Telekom Innovation Laboratories VNF Router Performance with DDoS Functionality AT&T - Telefonica - Brocade - Intel - Spirent NFV Ecosystem Telecom Italia - DigitalWave - SunTec - Svarog Technology Group - Telchemy - EANTC Multi-Vendor on-boarding of vIMS on a E2E vEPC Orchestration in a multi-vendor opencloud management framework NFVI environment Telefonica - Sprint - Intel - Cyan - Red Hat - Dell Connectem Deutsche Telekom - Huawei Technologies - AlcatelLucent Demonstration of multi-location, scalable, stateful Virtual Network Function

Virtualised Mobile Network with Integrated DPI Telefonica - Intel - Tieto - Qosmos - Wind River Systems Hewlett Packard NTT - Fujitsu - Alcatel-Lucent CLOUDNFV Dell Lab infrastructure for CloudNFV Source: ETSI Ongoing PoC http://nfvwiki.etsi.org/index.php?title=On-going_PoCs SERVICE CHAINING FOR NW FUNCTION SELECTION IN CARRIER NETWORKS vDPI: CSR 1000v (Cisco Systems) vCPE: VSR1000 (Hewlett-Packard) vFW: FireFly (Juniper Networks) VIM (NW Controller): Service Chaining Function (prototype) + Ryu (NTT) Source: ETSI Ongoing PoC

MULTI VENDOR ON-BOARDING OF VIMS ON CLOUD MANAGEMENT FRAME Scenario 1 One-click service deployment. IMS service is provided by several 3GPP Network Functions, such as CSC, HSS, MMTel, etc. These functions, all from Huawei, are virtualized. With the pre-defined templates and scripts, all functions can be deployed automatically, onto the cloud platform provided by DT and ALU. Scenario 2 Auto-scaling of VNF Traffic load generator by a simulator increases and pushes up the workload of the VNF. When the workload exceeds the pre-defined threshold, additional resources (VM) are automatically allocated. In situations of reducing VNF capacity due to decreasing traffic load, similar in reverse

direction Scenario 3 Automated healing of VNF When a VM containing a component of a VNF (VNFC) new VM PoC will be automatically Source:fails, ETSIaOngoing CloudBand is the AlcatelLucent Cloud Platform ENABELING TECHNOLOGIES REMARKABLE ENABELING TECHNOLOGIES Minimalistic OS ClickOS Improving Linux i/O Netmap, VALE, Linux NAPI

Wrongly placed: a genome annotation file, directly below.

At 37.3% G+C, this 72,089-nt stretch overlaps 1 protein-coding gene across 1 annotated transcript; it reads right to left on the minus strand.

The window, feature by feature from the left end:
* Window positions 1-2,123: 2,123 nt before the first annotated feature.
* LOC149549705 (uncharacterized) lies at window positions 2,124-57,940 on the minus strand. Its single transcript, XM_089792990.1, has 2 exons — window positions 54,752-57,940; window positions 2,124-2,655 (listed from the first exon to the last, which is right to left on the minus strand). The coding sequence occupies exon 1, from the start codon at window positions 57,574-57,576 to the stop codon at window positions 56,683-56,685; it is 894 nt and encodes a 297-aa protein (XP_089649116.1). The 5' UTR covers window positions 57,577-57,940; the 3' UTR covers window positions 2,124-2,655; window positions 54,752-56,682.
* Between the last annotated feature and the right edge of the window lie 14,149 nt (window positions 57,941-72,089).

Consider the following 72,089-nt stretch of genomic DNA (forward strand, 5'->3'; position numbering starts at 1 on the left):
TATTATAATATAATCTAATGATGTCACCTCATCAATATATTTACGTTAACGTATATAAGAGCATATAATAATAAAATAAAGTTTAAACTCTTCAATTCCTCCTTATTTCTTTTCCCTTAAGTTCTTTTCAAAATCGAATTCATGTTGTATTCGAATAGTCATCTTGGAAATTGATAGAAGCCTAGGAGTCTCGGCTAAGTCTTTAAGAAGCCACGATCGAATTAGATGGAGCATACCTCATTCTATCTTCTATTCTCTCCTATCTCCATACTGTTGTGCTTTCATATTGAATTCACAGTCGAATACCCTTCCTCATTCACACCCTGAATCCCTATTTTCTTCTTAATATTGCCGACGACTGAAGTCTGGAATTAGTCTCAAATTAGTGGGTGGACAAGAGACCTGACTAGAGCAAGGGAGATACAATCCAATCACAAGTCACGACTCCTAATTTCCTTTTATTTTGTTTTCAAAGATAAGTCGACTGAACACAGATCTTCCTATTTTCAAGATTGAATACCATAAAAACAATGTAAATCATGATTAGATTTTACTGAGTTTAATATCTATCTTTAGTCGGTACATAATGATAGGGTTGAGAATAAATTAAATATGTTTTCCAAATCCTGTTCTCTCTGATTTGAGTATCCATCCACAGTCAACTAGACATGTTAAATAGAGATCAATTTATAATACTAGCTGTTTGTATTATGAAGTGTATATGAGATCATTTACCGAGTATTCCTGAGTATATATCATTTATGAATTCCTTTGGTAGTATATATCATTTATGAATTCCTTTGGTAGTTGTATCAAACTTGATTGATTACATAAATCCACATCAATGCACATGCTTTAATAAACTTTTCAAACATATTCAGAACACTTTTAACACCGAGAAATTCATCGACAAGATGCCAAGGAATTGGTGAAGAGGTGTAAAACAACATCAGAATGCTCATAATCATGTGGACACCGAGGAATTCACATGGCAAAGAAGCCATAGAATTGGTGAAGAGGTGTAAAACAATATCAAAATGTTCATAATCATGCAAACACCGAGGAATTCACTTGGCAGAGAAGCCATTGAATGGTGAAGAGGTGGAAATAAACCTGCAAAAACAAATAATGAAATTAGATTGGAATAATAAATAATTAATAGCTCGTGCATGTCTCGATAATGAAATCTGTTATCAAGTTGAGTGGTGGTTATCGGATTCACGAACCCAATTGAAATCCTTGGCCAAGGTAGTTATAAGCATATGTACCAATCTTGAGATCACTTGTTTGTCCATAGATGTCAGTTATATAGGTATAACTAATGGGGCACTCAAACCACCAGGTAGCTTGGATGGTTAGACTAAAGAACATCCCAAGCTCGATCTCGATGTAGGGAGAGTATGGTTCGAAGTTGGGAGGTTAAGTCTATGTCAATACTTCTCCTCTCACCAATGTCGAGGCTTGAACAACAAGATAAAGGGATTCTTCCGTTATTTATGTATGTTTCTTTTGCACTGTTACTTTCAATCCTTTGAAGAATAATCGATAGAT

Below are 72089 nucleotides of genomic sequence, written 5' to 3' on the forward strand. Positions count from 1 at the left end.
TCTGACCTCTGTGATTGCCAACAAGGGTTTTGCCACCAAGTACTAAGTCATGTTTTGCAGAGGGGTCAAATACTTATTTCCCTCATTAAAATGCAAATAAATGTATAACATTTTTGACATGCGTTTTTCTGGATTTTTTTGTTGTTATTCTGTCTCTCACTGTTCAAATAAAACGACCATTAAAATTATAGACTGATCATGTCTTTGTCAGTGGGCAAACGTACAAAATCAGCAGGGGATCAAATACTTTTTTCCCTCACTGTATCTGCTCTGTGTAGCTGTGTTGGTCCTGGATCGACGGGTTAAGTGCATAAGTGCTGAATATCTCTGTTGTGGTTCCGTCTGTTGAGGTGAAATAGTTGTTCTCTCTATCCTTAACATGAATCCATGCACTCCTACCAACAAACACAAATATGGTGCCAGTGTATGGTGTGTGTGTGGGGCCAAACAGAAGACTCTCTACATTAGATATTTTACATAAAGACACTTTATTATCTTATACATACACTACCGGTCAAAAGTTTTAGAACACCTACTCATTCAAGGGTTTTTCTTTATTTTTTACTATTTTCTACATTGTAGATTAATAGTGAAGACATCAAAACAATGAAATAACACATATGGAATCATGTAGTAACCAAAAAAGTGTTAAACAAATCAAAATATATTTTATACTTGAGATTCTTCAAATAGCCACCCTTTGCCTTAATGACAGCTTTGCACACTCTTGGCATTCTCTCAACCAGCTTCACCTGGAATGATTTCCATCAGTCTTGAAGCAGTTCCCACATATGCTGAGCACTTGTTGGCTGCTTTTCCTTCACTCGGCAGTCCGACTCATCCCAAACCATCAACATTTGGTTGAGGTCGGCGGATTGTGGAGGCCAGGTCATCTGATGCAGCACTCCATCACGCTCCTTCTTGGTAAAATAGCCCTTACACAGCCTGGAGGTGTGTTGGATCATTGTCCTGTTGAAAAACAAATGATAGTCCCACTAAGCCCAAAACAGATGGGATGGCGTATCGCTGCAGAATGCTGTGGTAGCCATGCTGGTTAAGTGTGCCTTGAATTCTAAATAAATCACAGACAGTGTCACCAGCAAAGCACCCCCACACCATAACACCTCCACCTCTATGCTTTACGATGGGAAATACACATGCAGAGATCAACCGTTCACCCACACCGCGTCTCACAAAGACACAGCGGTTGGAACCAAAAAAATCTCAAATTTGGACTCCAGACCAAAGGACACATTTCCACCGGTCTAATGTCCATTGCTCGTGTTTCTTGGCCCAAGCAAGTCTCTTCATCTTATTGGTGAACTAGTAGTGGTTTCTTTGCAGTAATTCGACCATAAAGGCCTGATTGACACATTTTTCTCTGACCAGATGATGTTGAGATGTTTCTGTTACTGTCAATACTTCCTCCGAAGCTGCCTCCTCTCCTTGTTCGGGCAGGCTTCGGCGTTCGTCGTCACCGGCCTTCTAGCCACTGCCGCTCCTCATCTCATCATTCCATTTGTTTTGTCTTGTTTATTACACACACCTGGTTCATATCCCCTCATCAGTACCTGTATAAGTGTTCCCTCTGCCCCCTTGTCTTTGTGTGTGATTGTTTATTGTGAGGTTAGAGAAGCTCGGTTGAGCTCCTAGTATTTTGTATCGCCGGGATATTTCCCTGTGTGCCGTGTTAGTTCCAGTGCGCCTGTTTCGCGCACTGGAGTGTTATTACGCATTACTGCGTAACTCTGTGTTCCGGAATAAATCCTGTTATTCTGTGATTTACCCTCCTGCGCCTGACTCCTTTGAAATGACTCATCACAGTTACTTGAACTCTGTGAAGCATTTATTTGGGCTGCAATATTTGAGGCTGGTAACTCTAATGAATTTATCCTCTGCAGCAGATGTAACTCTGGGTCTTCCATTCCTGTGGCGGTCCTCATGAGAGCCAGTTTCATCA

Programmable virtual switches / bridges Open vSwitch Exploiting x86 for packet processing Intel DPDK Some example start-ups LineRate Systems, 6WIND, Midonet, Vyatta (bought by BCD) Image source: NEC CLICKOS ARCHTECTURE Martins, J. et al. Enabling Fast, Dynamic Network Processing with ClickOS. HotSDN 2013. INTEL DPDK Fonte: Intel Data Plane Development Kit (Intel DPDK) Overview Packet Processing on Intel Architecture NETWORK FUNCTION VIRTUALISATION - NFV INTEL DPDK

Buffer and Memory Manager Manage the allocation of objects non-NUMA using huge pages through rings, reducing TLB access, also, perform a pre-allocation of fixed buffer space for each core Queue Manager Implements lockless queues, allow packets to be processed by different software components with no contention Flow Classification Implements hash functions from information tuples, allow packets to be positioned rapidly in their flow paths. Improves throughput Pool Mode Driver Temporary hold times thus avoiding raise NIC interruptions NETWORK FUNCTION VIRTUALISATION - NFV

VYATTA VROUTER (5400 & 5600) vRouter 5600 Licensing bare metal, VM and Amazon Features: Network Connectivity Firewall IPv6 CLI, GUI and Brocade Vyatta Remote Access API Authentication (TACACS+, RADIUS) Monitoring and log IPSec VPN QoS High-Availability vPlane NETWORK FUNCTION VIRTUALISATION - NFV OPENSTACK OpenStack is a global collaboration of developers and cloud computing

technologists producing the ubiquitous open source cloud computing platform for public and private clouds. The project aims to deliver solutions for all types of clouds by being simple to implement, massively scalable, and feature rich. The technology consists of a series of interrelated projects delivering various components for a cloud infrastructure solution. NETWORK FUNCTION VIRTUALISATION - NFV Source: Openstack.org Conclusions Current Enterprise networks are complicated Network Function Virtualization is the future direction with its pros and cons Evolving Technology needs more time to become mainstream Network functionalities are based on specific HW&SW One physical node per role OPEX and CAPEX benefits are the driving force behind NFV and SDN

Q&A Assignment #7 Write Notes on the terms highlighted in Red in slide 38 Write a summary of the paper Martins, J. et al. Enabling Fast, Dynamic Network Processing with ClickOS. HotSDN 2013. on Slide 41